The coronavirus scare has seen quite a number of Germans resorting to panic buying, although the chances of them really needing a lot of stuff at home over a longer period are rather slim. But that’s a different story.
The point is that the Germans have a rather nice and descriptive word for hoarding stuff. They call the activity of panic buying hamsterkauf, with the corresponding verb being hamstern.
It’s not too hard for people from the English-speaking world to guess its meaning. After all, they share the same word for the rodent that’s used as a descriptive term in German to indicate that if you do a hamsterkauf, you want a lot of stuff — just as hamsters are eager to store as much food as they can in their cheeks. You never know, it could come in handy.
Soon an English (borrowed) word?
Panic buying is perhaps part of the German angst that crops up once in a while. The question is: If angst made it into the English language long ago, isn’t it time for hamsterkauf to follow suit and join the likes of dachshund, blitzkrieg, kindergarten, realpolitik and hinterland? Probably not, as compound words stand a far lower chance of ever being incorporated, but never say die in this crazy lexiconic world.
Be that as it may, there’s no denying the fact that a number of English-language publications have explicitly mentioned and explained the German expression for hoarding as they seem to like it quite a bit.
In a daily email newsletter called Morning Brew, which says it covers the latest news from Wall Street to Silicon Valley and beyond, hamsterkauf made into the “beyond” section this week.
“They say there’s a German word for everything, so obviously, there’s one for hoarding during times of widespread panic,” the newsletter points out. “Hamsterkauf has a connection to hamsters, which store food in their cheeks,” it continues. It even suggests using the German word in sentences such as “German grocery stores have been experiencing a wave of hamsterkauf during the coronavirus scare.”
Let’s not be wonkish here and ignore the fact that hamsterkauf is a countable noun and would require the plural form in that headline.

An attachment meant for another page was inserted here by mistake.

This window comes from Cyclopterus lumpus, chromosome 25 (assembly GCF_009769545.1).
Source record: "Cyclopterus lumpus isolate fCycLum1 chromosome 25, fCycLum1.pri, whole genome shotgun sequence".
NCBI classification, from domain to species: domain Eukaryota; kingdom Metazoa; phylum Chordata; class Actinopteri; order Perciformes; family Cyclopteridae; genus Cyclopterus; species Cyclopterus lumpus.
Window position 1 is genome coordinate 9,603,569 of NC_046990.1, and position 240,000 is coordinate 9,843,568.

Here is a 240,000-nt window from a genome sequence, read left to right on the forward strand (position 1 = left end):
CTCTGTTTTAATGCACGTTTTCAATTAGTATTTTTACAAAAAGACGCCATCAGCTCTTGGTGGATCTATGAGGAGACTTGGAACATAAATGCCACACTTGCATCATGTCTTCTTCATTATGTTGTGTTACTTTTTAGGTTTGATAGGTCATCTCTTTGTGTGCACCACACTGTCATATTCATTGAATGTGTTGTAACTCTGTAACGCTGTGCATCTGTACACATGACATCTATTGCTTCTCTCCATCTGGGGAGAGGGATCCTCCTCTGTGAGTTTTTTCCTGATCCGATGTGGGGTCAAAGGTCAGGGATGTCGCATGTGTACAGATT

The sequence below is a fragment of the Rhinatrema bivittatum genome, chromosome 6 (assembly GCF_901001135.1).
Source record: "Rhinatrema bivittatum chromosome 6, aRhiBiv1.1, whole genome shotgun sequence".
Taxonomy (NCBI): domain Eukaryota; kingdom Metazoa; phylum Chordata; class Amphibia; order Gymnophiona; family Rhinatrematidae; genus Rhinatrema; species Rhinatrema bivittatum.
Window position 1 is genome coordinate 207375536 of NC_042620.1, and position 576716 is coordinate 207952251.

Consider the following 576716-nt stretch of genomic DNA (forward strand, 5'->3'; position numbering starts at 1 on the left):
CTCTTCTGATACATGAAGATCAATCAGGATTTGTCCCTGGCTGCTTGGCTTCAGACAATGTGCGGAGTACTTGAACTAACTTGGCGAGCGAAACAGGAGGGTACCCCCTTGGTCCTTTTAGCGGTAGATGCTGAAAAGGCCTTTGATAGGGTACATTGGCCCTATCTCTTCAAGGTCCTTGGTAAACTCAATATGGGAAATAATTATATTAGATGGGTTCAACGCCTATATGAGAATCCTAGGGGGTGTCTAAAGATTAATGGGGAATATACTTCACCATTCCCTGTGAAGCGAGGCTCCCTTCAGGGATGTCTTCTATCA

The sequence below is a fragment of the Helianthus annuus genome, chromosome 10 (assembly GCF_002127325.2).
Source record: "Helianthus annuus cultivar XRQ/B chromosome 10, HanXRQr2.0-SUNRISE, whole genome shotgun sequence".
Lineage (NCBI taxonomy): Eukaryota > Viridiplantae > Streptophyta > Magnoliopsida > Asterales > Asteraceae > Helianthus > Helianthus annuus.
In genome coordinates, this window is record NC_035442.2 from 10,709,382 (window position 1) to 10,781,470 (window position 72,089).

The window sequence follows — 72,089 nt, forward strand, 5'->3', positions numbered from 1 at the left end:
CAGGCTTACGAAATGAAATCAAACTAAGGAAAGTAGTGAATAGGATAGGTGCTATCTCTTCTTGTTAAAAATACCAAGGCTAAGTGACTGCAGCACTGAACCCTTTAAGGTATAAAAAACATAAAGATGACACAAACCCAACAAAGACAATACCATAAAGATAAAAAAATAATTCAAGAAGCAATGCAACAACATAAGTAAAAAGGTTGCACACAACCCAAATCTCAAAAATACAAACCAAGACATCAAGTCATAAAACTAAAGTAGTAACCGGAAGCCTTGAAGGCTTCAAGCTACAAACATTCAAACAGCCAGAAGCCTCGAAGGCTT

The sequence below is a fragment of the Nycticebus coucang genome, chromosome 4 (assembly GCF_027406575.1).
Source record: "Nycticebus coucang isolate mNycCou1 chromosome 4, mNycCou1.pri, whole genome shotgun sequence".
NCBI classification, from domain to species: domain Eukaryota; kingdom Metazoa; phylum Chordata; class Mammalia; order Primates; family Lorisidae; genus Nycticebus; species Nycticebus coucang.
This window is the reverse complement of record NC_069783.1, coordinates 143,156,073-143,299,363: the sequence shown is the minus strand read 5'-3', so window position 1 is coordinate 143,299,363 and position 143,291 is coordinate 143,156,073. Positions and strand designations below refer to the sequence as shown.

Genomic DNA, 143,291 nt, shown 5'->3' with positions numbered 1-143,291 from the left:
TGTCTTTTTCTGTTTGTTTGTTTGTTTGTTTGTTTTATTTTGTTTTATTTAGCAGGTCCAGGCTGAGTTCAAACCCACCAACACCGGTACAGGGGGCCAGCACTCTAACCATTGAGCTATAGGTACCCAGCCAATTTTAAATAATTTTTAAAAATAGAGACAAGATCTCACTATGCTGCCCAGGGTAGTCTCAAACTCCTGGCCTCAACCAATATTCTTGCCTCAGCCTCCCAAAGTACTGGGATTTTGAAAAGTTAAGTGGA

Trending on social media
Quartz, an online guide to the new global economy, put the German word right in a headline reading “Germans taking part in coronavirus panic hoarding are doing a hamsterkauf.”
After explaining the word and its origin, the web portal notes that hamsterkauf has been trending on social media “as people share photos of store shelves cleared out of food and other household items.” It notes that a standard hamsterkauf involves the purchase of canned goods, pasta, mineral water, disinfectants and toilet paper.
“Austria [another German-speaking nation],” it continues, “is also seeing instances of hamsterkauf after it reported two cases of coronavirus in its southern Tyrol region.”
Quartz also mentioned the so-called hamsterkauf list, a compilation of items that authorities say should be in every household to fall back on in times of emergency.
The fancy German word also featured in the English-language edition of Arab news website Sada Elbalad SEE egy. Its article titled “Germany sees hamsterkauf, what is it?” explains why shelves can sometimes be empty in Germany these days because of the coronavirus threat. Importantly, it also adds that it doesn’t take an epidemic to see people engaged in hamsterkauf activities in Germany.
“This word has also been used to describe the rush on supermarkets that occurs before long holiday weekends when markets will be closed.”
And indeed the word is used in a much wider context. Right now, though, hamsterkauf and coronavirus tend to be glued together.
Don’t panic; it’s just a suggestion
“German [word] of the day: Hamsterkauf” is the headline for a story I spotted on a website called Observing Hermann.
The author explains that the word means panic buying, adding “you know, like in ‘oh my God, are we all gonna die?'”
Most likely not. In my humble opinion, there’s a far greater chance of hamsterkauf becoming a standard English word. Quite frankly, such a development would truly reflect the current zeitgeist and wouldn’t be the worst borrowed word in a language that has tons of them already.